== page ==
The furore over “Paki”

I posted this to www.guardian.co.uk comments section on 12th January 2009 in an area where readers were asked:
Do you forgive Prince Harry?
  • Yes. It was three years ago, and Harry's matured since.
  • No. It's a racist insult, and he's third in line to the throne.

The Guardian survey wording is based entirely on the assumption that an offense was committed. Clearly some people are of that opinion, but in a world where certain groups seem to be all too easily offended by the slightest thing, news coverage should remain more detached. My answer to the question is: "I am not convinced there was anything to forgive."

This case is yet another that illustrates how arbitrary, haphazard, and therefore somewhat absurd are the ways in which certain words come to be regarded as offensive to certain groups of people.

Look at the linguistics of it: the word element -istan occurs in several cases in Asia and means a country or territory. The adjective referring to Afghanistan, also to a native of that place, is either Afghan or Afghani (says my recent edition unabridged Collins dictionary). It is only a recent linguistic quirk that has made the corresponding adjective relating to, or noun for a native of, Pakistan not Paki but rather Pakistani. Given that the latter still has the ending -i marking the adjective, or noun for a native person of a place, and that -istan means a country, to insist that Paki is offensive and that the only acceptable form is Pakistani is actually the linguistic equivalent of screaming that "English" referring to a person from England is offensive and that everybody must now say "Englandish".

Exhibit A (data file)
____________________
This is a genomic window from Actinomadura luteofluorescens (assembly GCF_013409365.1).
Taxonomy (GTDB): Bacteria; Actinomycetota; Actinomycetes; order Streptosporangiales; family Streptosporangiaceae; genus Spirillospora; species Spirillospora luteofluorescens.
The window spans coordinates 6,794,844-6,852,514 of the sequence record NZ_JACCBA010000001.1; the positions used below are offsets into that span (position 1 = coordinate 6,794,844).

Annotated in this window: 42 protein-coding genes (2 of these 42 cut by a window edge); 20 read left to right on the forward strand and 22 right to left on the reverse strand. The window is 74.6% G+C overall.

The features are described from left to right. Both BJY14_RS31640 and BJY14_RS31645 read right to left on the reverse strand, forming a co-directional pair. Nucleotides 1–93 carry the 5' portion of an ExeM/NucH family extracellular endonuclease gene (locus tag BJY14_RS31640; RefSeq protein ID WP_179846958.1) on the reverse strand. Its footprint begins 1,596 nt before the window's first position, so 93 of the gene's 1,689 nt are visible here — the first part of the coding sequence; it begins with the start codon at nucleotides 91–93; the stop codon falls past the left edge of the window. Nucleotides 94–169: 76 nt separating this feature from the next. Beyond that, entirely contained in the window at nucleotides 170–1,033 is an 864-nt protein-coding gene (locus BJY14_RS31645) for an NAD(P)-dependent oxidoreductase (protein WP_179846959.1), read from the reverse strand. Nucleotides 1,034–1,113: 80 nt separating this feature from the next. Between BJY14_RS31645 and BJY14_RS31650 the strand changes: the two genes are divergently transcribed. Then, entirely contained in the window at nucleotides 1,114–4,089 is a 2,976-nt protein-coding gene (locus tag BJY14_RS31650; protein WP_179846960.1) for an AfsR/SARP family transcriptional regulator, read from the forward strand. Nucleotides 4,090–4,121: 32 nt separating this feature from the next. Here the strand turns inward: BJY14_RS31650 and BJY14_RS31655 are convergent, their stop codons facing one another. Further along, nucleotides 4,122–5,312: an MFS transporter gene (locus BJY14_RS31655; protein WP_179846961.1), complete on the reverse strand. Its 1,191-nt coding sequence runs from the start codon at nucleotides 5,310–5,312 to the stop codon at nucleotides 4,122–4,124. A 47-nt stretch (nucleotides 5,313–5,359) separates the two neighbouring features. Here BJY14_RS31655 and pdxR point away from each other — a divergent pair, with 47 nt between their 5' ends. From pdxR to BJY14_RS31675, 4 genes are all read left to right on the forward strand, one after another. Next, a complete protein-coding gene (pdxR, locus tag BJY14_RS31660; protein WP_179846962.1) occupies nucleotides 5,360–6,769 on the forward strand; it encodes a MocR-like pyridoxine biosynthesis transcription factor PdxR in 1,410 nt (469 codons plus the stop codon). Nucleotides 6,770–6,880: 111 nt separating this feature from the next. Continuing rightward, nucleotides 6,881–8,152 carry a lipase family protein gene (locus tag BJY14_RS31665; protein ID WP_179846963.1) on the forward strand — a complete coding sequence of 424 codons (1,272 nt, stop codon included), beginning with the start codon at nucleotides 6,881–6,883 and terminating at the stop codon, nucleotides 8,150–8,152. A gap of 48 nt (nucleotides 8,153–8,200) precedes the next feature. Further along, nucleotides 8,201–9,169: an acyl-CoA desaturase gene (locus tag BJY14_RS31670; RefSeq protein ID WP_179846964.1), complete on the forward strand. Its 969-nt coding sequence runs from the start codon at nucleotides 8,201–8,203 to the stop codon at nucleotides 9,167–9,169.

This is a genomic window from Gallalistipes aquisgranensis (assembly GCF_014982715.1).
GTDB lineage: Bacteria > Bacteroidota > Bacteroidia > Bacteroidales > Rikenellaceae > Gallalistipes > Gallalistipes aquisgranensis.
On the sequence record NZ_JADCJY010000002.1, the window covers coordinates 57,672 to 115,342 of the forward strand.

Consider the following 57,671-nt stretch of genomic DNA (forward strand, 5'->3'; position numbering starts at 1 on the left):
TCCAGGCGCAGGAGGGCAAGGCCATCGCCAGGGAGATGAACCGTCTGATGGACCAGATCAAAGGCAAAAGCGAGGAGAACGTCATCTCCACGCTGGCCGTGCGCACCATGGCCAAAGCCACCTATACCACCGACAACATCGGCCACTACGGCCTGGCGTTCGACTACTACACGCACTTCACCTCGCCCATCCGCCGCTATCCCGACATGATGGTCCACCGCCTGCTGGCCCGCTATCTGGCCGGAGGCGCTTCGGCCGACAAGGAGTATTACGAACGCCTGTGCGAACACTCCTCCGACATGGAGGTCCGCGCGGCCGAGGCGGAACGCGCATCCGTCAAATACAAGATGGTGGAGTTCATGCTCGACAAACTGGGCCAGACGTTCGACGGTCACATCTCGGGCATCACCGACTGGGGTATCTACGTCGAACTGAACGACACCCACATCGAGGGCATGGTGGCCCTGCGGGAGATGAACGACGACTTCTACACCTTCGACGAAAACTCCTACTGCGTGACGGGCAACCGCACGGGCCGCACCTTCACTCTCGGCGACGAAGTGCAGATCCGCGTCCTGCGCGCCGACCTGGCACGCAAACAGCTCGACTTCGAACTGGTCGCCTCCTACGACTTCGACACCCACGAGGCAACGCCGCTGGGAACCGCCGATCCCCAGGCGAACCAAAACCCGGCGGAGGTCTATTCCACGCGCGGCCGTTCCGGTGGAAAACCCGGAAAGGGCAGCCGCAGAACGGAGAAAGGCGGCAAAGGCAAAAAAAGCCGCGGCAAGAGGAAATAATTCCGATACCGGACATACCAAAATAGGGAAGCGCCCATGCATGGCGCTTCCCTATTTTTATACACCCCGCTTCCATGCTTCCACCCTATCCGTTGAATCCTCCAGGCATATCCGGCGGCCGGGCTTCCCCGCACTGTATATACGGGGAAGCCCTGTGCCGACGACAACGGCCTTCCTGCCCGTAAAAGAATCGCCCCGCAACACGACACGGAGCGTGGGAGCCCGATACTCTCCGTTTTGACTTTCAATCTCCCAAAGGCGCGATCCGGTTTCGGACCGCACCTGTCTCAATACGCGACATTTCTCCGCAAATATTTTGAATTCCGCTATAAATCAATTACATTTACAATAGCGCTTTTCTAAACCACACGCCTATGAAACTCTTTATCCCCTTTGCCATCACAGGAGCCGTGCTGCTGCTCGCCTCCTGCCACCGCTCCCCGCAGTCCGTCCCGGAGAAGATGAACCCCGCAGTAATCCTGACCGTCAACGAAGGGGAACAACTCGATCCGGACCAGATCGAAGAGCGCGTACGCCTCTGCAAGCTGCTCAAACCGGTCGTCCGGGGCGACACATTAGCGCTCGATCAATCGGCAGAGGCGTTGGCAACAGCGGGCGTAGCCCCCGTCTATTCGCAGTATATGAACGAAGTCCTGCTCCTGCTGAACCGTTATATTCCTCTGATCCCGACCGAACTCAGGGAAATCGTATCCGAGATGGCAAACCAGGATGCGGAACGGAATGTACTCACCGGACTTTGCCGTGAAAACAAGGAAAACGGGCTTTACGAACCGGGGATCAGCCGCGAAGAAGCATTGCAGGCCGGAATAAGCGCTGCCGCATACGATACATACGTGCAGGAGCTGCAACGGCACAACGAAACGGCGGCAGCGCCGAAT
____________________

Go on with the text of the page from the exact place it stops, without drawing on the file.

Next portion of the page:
So for someone to say "our Paki friend" is just like saying "our Iraqi friend", or "our Israeli friend", "our Afghani friend", "our Somali friend", "our Thai friend" (as opposed to "our Thailandish friend"?!), and so on, and is no more offensive linguistically than saying "our French friend" or "our German friend".

Not all national stereotype names are inoffensive; for example a Frenchman is entitled to be rather offended by terms still occasionally used by rude English speakers such as "Frog". But when a word has no intrinsically offensive semantic content but is merely a logical inflexion variant, as in the case of "Paki", any offense has to be solely in the mind of the offended.